ARC Future Fellow, Professor Shari Forbes from the University of Technology Sydney, has led the establishment of a unique Australian research facility dedicated to studying the physical, chemical, and biological proesses of human decomposition.

The Australian Facility for Taphonomic Experimental Research (AFTER), established through the ARC Linkage Infrastructure, Equipment and Facilities scheme, commenced operating in 2016. It is the first of its kind in Australia and the Southern Hemisphere, drawing together a collaborative team of experts in a broad range of taphonomy disciplines.

Professor Forbes’ research is developing and enhancing chemical methods to assist police and forensic services to improve their procedures for searching, locating, recovering, and identifying missing persons, victims of homicide, and victims of disaster on both a national and international scale.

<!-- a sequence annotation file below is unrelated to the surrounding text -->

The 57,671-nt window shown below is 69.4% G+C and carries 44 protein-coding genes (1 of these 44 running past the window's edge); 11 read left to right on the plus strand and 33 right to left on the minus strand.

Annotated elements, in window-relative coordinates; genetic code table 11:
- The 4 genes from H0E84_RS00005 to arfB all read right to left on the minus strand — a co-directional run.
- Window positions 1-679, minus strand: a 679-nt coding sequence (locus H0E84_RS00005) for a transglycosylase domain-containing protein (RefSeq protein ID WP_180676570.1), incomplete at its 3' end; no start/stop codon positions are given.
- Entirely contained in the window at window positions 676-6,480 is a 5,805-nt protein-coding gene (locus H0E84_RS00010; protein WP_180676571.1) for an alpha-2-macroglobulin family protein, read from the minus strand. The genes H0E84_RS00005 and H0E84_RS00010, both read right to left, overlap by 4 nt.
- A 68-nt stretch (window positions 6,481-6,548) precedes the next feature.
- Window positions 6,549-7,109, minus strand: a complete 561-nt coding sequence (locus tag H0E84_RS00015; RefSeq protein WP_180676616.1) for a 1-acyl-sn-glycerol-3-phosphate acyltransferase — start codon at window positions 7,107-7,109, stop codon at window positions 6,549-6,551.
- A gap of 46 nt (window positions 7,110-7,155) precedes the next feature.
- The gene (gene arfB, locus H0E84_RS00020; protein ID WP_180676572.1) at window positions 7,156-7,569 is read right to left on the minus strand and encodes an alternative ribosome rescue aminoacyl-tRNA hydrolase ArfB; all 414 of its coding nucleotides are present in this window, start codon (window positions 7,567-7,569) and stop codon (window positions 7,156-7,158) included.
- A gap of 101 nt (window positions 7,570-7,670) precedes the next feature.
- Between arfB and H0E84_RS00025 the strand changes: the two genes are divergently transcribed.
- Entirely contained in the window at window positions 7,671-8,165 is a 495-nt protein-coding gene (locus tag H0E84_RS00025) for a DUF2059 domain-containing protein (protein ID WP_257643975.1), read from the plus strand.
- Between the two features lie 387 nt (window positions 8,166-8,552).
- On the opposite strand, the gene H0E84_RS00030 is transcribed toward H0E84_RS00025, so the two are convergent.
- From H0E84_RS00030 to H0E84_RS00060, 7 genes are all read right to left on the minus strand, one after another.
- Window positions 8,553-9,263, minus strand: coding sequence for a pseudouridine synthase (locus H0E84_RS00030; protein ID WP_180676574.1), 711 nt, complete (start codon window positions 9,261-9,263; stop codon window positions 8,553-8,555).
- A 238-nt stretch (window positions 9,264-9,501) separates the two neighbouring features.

This has included research to understand the key compounds that cadaver detection dogs recognise, so that they can find the dead as quickly as possible. Professor Forbes is now focussed on identifying a complete chemical profile of human decomposition scent to further improve the accuracy of cadaver dogs to aid victim recovery in mass disaster and forensic investigations.


Professor Forbes is advancing the currently limited understanding of taphonomic processes acting on human remains in a natural Australian environment.

Image: Professor Shari Forbes and team.
Image courtesy: Anna Zhu / University of Technology Sydney.